Spatial abilities were tested in male and female rats by training them to avoid an area in which there was a mild footshock while the arena rotated at 1 revolution/minute. The to-be-avoided area was stable in the coordinates of the room, so extramaze landmarks had to be used for accurate navigation, as the rotation made intramaze cues and substrate-based path integration useless for the avoidance. From Postnatal Day (PD) 19, rats were trained for 22 consecutive days. When the shock area was the same across sessions male rats reached optimal performance on PDs 23-24, 10 days before female rats, but when the location of the shock changed daily there were no sex differences. The results indicate that there are separate memory components underlying spatial competence: a within-session component that develops similarly in male and female rats and a between-sessions component that lasts at least 24 hr and appears earlier in male than in female rats.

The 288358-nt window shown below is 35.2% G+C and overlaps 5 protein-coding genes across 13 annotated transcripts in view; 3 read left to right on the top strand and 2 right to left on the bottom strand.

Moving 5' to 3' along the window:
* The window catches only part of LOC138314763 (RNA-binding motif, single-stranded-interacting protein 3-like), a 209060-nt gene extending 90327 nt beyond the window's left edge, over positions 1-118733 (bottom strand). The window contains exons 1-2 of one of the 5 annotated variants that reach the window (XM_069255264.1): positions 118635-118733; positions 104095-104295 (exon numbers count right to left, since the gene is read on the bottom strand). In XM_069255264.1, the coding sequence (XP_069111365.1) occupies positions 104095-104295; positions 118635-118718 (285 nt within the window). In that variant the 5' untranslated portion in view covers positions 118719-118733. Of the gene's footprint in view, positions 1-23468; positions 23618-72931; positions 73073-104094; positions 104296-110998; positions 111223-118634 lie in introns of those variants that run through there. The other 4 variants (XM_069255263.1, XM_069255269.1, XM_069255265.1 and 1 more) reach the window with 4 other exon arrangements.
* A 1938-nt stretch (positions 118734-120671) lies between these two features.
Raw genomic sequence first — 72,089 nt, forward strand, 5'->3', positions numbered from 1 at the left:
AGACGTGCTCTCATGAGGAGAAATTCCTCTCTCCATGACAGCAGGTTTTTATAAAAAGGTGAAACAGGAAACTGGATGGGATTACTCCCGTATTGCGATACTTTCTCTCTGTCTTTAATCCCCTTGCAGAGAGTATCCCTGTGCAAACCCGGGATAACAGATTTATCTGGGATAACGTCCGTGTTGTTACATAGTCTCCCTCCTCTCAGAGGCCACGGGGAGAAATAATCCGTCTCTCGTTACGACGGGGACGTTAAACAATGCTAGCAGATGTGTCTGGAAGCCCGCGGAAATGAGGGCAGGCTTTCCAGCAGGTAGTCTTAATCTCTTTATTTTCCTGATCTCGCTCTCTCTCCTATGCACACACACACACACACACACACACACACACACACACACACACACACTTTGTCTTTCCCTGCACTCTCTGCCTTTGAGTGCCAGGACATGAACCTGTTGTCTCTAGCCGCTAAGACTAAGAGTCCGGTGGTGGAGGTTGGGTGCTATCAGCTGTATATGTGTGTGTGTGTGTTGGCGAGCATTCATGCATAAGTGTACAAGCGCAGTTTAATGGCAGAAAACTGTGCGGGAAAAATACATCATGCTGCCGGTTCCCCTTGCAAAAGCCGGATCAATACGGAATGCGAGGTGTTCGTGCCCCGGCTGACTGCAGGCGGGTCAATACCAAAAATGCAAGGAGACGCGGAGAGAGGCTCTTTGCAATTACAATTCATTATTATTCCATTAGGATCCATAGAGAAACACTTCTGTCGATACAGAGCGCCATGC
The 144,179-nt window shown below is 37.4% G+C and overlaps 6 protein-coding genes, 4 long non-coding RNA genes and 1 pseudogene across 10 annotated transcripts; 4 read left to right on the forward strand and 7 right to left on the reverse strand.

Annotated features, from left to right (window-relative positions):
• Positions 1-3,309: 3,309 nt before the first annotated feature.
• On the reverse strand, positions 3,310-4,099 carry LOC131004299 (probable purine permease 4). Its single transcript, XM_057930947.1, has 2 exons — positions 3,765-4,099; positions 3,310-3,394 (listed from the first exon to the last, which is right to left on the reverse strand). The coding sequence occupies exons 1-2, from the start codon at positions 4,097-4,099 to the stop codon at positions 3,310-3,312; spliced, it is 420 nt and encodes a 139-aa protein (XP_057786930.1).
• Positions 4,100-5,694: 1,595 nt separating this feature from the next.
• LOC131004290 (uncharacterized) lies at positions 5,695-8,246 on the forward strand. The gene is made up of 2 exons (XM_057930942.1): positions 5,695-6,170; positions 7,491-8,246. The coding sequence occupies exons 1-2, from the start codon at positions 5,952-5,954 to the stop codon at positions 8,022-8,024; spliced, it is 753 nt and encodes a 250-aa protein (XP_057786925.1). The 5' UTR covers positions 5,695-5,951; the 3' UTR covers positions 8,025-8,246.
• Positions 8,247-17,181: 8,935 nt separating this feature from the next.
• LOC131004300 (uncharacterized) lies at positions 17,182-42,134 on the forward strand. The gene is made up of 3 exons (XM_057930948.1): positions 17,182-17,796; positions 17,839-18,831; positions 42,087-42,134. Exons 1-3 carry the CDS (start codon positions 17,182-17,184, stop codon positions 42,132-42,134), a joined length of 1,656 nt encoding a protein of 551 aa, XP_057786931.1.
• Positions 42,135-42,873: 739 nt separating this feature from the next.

ASJC Scopus subject areas
- Behavioral Neuroscience